Dinosaurs doing battle That’s the way Susie Fruncillo, one of the owners of Lake Country Booksellers in White Bear Lake, described the current best-seller price war to MinnPost. Target, Wal-Mart and Amazon.com are offering current best-sellers on-line for about $9, well below the cost of the books. Use of loss leaders may attract more book-buyers to the Big Three dinosaurs,” but it’s also riled up authors, indie booksellers and lots of other people who care about books, reading and writing.
“It doesn’t seem to be in anyone’s best interest to be heading toward a future where it may be impossible for writers to earn a living and where it’s difficult for publishers to exist,” said Martin Schmutterer, an assistant manager at Common Good Books in St. Paul.
Farmland conservation: not so much Millions of acres of fragile farmland, taken out of production and put into the Conservation Reserve Program, is now being returned to production, reports AP. The reason: a cap on farmland in the Conservation Reserve Program, imposed by the 2008 Farm Bill. That means no renewals when farmland’s CRP status runs out, removing 3.4 million acres from the program this fall.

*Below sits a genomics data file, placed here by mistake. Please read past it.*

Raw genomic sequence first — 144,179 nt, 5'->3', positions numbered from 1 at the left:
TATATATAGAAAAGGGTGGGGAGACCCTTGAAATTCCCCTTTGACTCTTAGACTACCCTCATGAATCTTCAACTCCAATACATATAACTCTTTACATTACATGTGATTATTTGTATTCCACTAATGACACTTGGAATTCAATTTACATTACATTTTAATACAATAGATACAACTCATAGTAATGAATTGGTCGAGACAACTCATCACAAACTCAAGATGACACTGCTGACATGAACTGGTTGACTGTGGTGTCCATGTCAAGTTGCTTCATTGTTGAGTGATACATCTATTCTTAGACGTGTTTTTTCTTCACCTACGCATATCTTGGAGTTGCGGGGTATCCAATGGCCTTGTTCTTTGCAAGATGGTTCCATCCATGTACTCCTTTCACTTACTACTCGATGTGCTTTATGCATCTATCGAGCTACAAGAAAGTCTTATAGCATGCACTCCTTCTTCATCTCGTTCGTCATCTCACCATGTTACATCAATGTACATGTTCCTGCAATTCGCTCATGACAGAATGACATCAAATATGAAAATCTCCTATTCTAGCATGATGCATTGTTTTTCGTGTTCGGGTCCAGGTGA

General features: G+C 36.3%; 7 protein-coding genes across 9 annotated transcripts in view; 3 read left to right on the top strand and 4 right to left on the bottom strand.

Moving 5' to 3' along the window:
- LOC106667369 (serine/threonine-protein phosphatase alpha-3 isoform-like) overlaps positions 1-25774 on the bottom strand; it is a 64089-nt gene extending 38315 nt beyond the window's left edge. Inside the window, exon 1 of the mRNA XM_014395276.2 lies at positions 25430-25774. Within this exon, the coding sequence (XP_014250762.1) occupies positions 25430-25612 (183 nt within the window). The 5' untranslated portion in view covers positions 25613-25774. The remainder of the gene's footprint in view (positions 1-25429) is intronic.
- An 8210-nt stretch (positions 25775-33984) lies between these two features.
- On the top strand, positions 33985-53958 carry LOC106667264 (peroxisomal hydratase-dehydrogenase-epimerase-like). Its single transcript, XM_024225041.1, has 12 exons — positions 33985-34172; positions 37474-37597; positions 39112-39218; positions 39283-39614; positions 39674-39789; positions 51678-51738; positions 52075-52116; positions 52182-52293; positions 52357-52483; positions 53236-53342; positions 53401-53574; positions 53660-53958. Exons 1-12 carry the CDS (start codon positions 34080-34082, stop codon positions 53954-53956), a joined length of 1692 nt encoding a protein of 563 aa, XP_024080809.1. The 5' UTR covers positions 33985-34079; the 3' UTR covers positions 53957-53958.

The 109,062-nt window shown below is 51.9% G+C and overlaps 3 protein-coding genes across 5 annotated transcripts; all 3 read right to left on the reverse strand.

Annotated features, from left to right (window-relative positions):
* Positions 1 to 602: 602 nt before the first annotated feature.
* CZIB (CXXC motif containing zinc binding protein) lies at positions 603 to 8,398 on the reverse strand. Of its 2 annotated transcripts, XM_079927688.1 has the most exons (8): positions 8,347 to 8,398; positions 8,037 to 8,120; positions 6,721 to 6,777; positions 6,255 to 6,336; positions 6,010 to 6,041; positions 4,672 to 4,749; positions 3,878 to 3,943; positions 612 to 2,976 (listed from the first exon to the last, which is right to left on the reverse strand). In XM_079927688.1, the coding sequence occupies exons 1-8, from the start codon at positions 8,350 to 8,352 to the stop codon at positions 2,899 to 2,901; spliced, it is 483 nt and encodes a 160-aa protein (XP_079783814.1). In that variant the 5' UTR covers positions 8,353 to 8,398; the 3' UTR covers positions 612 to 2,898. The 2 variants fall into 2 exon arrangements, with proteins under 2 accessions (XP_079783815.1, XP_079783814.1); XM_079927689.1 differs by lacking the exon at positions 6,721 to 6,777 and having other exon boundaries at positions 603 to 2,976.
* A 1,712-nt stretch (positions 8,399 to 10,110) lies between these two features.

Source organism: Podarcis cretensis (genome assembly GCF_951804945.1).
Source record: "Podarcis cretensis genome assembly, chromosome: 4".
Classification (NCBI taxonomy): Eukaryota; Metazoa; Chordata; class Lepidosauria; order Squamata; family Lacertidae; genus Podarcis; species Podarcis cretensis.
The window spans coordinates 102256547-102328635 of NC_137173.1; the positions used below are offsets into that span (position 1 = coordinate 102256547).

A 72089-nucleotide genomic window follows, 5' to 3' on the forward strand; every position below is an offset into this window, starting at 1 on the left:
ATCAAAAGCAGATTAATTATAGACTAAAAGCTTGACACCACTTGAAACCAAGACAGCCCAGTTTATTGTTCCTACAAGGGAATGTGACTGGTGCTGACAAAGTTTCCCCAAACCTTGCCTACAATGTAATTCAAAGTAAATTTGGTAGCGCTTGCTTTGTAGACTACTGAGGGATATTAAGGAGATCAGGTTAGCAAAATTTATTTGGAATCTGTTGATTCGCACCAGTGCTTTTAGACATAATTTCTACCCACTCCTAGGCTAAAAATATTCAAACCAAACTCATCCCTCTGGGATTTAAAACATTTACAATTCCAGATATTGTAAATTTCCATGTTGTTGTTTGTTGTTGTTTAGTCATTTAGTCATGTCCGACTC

The program pays landowners not to farm easily eroded land and helps cover the cost of establishing ground cover to reduce soil erosion and establish wildlife habitat.
Most of the land losing CRP protection this fall is in Texas, Kansas and Colorado, but AP reports that Minnesota has a total of 1.67 million acres protected under CRP, with 166,519 losing that protection in 2009, 80,259 in 2010, and 128,018 in 2011.
Shooting from the lip Republicans managed to lose New York’s Congressional District 23 race, by giving vocal support to the Conservative candidate over a moderate Republican – and ending up with a Democratic winner. Two of the Republicans involved were Minnesota’s own Michele Bachmann and Tim Pawlenty. Now T-Paw is shooting down another Republican, reports Minnesota Independent, calling for a litmus test to determine who the true Republicans are.
Senator Olympia Snowe, the lone Republican voting for the Senate health care plan in committee, came right back at him, with a defense of moderation.
But even if Pawlenty’s in trouble with Snowe, he can’t come near Michele Bachmann’s latest record-setting gaffe. David Brauer reports in MinnPost that she just got another “Liar, liar, pants on fire” rating from the Pulitzer Prize-winning PolitiFact:
For those of us keeping score, this is the seventh time Politifact has checked out a Bachmann claim, and the seventh time it’s been found false. Four of those seven have been rated “pants on fire” for high level of distortion.
Elections today! Today is the day! For information on where to find your polling place in Minnesota, click here. For information on Ranked Choice Voting in Minneapolis, click here. For articles about specific races, click here.